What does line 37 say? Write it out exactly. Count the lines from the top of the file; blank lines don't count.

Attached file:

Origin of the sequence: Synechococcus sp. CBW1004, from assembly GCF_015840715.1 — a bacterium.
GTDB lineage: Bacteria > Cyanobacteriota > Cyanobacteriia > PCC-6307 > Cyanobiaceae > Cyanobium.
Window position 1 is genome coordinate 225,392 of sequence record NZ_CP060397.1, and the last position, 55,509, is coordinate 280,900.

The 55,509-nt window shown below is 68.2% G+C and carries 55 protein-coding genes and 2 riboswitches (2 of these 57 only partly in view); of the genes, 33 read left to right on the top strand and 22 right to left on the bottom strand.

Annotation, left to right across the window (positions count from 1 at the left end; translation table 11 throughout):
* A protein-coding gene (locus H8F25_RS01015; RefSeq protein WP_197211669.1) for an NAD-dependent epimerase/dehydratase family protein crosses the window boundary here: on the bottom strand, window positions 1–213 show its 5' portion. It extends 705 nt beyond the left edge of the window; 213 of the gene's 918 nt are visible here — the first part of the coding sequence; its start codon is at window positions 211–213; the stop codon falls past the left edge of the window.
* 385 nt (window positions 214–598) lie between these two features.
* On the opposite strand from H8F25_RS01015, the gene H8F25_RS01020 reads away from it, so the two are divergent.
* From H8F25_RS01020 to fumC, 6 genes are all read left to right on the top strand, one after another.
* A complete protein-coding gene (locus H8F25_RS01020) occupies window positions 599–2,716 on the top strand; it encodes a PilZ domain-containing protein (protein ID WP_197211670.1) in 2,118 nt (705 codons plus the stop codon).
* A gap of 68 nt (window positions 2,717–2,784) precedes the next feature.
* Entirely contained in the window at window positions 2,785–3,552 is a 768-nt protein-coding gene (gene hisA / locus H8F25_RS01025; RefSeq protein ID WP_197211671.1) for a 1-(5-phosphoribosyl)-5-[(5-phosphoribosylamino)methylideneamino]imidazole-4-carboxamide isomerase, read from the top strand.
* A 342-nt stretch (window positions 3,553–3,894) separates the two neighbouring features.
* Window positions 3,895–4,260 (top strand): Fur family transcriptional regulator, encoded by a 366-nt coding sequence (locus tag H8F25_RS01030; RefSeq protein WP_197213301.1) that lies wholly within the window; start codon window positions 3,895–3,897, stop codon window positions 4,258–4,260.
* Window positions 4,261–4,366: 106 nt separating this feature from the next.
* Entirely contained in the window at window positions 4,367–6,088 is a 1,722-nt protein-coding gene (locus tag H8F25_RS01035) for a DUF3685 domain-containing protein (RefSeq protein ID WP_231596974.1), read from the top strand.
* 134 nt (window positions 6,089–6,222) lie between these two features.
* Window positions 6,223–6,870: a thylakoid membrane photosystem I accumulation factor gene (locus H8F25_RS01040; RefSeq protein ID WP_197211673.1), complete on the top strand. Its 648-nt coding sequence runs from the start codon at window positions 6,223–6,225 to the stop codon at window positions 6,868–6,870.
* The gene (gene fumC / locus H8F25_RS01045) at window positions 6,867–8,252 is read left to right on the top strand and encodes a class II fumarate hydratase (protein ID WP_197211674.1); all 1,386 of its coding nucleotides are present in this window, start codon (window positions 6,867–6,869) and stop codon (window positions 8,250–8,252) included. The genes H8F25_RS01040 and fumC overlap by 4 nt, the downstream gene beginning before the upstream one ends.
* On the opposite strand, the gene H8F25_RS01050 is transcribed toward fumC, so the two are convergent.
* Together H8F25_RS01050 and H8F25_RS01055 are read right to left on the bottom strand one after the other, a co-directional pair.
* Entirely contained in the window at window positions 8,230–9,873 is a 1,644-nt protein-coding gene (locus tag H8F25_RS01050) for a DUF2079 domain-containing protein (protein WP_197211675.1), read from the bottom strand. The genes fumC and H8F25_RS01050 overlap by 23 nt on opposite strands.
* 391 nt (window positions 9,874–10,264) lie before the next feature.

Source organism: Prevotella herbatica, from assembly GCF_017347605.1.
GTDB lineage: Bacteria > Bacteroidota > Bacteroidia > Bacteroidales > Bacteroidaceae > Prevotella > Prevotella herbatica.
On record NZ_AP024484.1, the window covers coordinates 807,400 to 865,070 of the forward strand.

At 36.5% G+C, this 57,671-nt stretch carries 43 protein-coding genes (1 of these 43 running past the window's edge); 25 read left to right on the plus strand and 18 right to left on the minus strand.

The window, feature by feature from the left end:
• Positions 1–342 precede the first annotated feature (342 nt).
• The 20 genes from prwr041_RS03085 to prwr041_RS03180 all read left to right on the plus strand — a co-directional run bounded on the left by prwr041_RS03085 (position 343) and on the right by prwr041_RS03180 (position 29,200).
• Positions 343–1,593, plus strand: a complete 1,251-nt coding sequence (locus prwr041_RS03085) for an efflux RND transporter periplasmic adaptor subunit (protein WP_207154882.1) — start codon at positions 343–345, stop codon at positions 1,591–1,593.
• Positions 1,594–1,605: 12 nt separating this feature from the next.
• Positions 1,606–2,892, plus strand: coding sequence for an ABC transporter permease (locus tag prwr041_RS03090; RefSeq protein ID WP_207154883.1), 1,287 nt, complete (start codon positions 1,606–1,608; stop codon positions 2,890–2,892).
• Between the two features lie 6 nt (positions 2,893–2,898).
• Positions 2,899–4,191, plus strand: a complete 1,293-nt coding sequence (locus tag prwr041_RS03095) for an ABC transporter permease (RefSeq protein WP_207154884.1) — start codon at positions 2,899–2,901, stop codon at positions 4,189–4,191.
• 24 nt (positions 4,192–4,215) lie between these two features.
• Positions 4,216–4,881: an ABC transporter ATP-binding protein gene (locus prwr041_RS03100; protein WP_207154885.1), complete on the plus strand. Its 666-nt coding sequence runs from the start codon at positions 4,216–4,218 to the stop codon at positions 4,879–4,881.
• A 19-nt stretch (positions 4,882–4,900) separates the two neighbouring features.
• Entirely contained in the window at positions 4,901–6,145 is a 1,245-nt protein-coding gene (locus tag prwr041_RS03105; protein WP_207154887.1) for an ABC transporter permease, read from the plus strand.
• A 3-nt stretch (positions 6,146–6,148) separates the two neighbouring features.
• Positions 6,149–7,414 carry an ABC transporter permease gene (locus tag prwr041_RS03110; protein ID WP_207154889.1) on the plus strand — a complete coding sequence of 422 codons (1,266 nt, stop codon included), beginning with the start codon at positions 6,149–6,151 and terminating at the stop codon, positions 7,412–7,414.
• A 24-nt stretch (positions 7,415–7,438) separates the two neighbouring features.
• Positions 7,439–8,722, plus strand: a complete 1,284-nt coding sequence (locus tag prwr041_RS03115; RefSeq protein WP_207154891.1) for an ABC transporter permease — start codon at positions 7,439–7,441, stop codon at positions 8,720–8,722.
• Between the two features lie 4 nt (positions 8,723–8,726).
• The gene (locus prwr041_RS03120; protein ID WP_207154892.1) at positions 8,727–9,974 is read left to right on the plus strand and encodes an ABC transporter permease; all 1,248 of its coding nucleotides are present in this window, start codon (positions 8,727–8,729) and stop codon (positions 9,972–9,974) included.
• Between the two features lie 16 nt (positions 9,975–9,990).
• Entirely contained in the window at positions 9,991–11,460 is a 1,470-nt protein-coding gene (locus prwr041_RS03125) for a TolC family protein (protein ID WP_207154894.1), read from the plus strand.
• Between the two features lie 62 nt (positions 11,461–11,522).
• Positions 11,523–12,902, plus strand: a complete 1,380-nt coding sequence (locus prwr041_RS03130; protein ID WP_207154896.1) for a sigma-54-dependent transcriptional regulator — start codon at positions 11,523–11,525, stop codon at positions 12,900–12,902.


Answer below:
• Positions 4,216–4,881: an ABC transporter ATP-binding protein gene (locus prwr041_RS03100; protein WP_207154885.1), complete on the plus strand. Its 666-nt coding sequence runs from the start codon at positions 4,216–4,218 to the stop codon at positions 4,879–4,881.